The City of Tacoma is suing three manufacturers of prescription opioids, alleging the companies’ actions have fueled the city’s homelessness crisis, strained police resources and caused the city’s health insurance costs to skyrocket.
City Manager Elizabeth Pauli said the city is joining other state and local governments in “seeking to hold opioid manufacturers liable for the harms they have inflicted on the community, and the financial burden their product has caused taxpayers.”
“We will vigorously pursue these claims and are exploring all of our available options at this time as we work to protect our community members from the harm caused by the companies that put their profits ahead of our community’s safety,” Pauli said in a news release.
The lawsuit, filed Wednesday in U.S. District Court, targets Purdue Pharma, the maker of OxyContin; Endo Pharmaceuticals, the maker of Percocet; and Janssen Pharmaceuticals, a subsidiary of Johnson & Johnson. Janssen makes patches that release the pain killer fentanyl.
Digital Access for only $0.99
For the most comprehensive local coverage, subscribe today.
The lawsuit accuses the companies of falsely claiming the risk of becoming addicted to opioids was low, while ignoring the risks of long-term use.
William Foster, a spokesman for Janssen, said Wednesday that company leaders believe the lawsuit’s claims “are both legally and factually unfounded.”
“Janssen has acted responsibly and in the best interests of patients and physicians with regard to these medicines, which are FDA-approved and carry FDA-mandated warnings about possible risks on every product label,” Foster wrote in an email, referring to the U.S. Food and Drug Administration.
According to the suit, the companies’ actions have forced Tacoma officials to spend “significant resources” on social-service programs to combat homelessness and addiction, as well as diverting police to fight drug trafficking. The lawsuit also cites how in recent years, Tacoma has been responding to more emergency drug-overdose calls.
The city wants the court to rule that the opioid makers have been negligent and acted as a public nuisance, while unjustly enriching themselves at the city’s expense.
“Despite minimal or arguably no scientific evidence indicating that opioids offer any long-term benefit in treating chronic pain, defendants misleadingly advertised their opioids as a panacea and pushed hundreds of millions of pills into the marketplace for consumption, fueling a crisis of unprecedented levels,” the lawsuit states.
Purdue Pharma said in an emailed statement that company officials “vigorously deny the allegations” and “share public officials’ concerns about the opioid crisis.”
Purdue’s leaders “are committed to working collaboratively to find solutions,” the statement said.
“OxyContin accounts for less than 2% of the opioid analgesic prescription market nationally, but we are an industry leader in the development of abuse-deterrent technology, advocating for the use of prescription drug-monitoring programs and supporting access to Naloxone — all important components for combating the opioid crisis,” the company said.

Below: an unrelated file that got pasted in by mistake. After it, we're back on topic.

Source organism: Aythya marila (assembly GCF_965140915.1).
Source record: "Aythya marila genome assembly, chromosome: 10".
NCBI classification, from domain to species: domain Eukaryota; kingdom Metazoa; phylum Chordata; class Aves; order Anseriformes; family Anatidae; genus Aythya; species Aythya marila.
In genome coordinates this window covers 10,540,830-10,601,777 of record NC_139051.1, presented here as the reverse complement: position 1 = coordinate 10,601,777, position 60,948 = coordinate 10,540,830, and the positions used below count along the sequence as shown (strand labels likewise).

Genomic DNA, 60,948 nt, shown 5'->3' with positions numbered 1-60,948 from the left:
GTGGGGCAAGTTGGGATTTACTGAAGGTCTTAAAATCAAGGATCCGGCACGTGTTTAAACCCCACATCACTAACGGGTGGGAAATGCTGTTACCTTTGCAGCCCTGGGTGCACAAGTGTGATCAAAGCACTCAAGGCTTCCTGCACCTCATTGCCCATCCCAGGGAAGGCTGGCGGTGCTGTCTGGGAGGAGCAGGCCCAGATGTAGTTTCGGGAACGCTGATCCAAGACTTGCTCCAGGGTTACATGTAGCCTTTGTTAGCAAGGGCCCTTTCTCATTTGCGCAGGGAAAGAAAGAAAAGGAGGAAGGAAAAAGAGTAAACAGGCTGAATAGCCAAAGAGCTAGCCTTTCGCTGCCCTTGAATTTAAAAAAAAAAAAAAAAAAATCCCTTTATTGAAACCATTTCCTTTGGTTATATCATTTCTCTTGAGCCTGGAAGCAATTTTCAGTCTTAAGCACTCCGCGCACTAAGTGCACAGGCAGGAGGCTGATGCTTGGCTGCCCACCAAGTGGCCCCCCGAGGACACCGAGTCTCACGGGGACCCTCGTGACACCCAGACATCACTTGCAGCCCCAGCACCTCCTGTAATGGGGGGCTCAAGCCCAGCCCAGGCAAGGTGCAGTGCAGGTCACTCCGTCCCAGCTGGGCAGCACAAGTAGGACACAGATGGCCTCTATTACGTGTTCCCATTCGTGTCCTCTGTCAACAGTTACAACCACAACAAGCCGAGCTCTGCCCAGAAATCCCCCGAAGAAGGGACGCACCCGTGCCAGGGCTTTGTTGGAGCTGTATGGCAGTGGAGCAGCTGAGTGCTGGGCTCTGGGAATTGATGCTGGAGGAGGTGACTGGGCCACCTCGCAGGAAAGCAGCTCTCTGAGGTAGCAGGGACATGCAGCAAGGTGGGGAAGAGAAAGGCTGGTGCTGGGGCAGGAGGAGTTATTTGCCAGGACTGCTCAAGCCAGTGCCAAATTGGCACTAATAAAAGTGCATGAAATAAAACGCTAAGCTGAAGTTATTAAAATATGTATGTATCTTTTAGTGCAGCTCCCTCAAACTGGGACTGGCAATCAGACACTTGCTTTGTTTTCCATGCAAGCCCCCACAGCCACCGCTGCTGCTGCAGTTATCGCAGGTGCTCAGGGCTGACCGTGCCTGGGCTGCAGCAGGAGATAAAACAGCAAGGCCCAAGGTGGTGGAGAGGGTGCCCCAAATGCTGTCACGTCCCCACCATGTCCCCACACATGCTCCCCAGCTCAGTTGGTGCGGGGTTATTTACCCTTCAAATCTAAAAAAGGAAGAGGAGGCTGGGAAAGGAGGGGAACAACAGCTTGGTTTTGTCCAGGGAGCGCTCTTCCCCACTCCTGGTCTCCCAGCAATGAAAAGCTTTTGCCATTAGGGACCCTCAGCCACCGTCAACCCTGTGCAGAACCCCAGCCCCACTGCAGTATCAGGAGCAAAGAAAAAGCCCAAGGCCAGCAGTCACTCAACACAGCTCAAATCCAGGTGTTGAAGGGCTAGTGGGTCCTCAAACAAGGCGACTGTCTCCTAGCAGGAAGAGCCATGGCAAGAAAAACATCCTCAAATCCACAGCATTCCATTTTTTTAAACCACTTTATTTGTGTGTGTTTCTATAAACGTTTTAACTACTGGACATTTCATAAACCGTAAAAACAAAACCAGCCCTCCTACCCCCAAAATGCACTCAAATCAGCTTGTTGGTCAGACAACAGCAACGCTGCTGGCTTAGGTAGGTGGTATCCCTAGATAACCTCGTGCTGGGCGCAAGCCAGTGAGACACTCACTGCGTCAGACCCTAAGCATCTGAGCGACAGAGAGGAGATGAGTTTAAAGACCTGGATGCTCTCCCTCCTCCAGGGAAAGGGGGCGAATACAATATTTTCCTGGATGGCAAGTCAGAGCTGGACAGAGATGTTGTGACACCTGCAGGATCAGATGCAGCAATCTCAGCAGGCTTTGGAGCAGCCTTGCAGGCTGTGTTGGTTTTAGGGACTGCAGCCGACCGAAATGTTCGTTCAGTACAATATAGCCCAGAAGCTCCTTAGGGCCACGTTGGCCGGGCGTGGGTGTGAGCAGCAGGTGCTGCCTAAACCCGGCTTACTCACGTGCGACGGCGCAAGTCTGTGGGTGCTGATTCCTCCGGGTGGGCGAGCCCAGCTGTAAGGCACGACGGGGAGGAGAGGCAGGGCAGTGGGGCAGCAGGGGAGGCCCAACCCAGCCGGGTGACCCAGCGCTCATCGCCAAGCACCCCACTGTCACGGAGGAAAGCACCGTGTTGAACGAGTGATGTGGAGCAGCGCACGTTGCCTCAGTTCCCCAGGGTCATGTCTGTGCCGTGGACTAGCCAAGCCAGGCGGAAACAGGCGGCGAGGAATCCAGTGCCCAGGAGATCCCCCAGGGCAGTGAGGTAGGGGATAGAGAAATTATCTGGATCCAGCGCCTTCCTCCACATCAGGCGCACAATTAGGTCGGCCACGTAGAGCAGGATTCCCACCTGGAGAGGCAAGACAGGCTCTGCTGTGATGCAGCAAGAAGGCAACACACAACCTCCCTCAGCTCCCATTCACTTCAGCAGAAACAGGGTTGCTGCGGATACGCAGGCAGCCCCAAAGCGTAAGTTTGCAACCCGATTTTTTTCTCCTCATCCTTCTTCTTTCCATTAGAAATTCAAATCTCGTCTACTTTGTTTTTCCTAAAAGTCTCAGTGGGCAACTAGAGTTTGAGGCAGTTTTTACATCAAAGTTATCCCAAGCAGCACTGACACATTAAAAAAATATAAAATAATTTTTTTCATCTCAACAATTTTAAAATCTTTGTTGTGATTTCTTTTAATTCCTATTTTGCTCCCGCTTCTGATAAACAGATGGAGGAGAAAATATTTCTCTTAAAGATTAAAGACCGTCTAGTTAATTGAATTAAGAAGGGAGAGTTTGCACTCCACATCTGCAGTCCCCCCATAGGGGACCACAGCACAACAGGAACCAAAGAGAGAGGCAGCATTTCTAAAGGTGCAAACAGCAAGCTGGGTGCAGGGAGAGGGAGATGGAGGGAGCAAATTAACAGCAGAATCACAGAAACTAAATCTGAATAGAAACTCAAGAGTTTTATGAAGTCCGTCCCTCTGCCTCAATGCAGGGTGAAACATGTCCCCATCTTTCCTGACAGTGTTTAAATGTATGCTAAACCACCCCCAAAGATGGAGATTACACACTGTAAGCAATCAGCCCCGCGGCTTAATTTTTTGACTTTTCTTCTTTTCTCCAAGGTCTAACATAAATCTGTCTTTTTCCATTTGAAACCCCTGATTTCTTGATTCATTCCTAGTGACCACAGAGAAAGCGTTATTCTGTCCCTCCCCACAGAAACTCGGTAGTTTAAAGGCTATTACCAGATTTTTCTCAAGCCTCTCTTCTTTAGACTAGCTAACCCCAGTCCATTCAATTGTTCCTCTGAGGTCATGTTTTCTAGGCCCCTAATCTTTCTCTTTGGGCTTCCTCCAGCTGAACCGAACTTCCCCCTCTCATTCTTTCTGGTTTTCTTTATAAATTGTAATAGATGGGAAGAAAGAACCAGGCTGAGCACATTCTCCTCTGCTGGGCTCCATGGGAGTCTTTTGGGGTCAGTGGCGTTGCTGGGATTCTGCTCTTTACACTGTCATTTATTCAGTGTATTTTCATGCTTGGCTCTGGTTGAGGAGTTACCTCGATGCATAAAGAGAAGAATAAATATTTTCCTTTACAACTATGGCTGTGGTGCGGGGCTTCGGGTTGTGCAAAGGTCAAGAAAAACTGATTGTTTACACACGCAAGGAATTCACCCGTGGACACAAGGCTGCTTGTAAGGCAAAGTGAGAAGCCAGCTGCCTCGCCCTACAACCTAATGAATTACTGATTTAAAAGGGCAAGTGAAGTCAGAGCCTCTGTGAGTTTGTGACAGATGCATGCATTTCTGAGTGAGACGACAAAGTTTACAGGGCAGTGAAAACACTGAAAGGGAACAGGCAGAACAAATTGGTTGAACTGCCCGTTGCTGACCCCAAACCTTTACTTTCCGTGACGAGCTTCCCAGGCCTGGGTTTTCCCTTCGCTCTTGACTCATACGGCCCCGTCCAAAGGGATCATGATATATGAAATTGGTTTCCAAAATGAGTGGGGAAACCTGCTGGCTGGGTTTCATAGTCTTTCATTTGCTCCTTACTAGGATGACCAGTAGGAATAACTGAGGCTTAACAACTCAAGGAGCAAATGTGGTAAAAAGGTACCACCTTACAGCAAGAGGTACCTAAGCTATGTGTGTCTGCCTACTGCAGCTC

Nalaxone, also known as Narcan, is a drug that can be used to reverse an opioid overdose. According to the city’s lawsuit, the Tacoma Fire Department has seen a 50-percent increase in the need for Nalaxone in the past few years. The lawsuit says the Tacoma Fire Department administered 153 doses of Nalaxone to people who had overdosed in 2016, up from 102 doses in 2013.
City officials are seeking damages of three times the amount of their actual costs, as permitted under the state’s Consumer Protection Act and the federal Racketeer Influenced and Corrupt Organizations (RICO) Act.
David Ko, one of the lead attorneys working on the city’s case, said the length of time the opioid manufacturers have been misleading the public, combined with the myriad costs their products have foisted on local communities, help give Tacoma a strong case.
“In very general terms, this was not just a misrepresentation here and a misrepresentation there,” said Ko, who works for the Seattle law firm Keller Rohrback. “This was a well-orchestrated, sophisticated scheme over the course of the last 20 years to really deceive doctors, patients and really the entire public about the safety and efficacy of opioids, while simultaneously minimizing the risk associated with consuming them.”
Tacoma isn’t the first government to target opioid makers in court.
Ko said about 30 state and local jurisdictions throughout the nation have filed similar cases against drug manufacturers. Those include the city of Everett and the state of Ohio.
All of those cases have been filed recently, so they are still moving through the court system, Ko said.
Endo, the third company named as a defendant in Tacoma’s lawsuit, said in an emailed statement its policy is to not comment on pending litigation, but “our top priorities include patient safety.”
“We share in the FDA’s goal of appropriately supporting the needs of patients with chronic pain, while preventing misuse and diversion of opioid products,” the company said.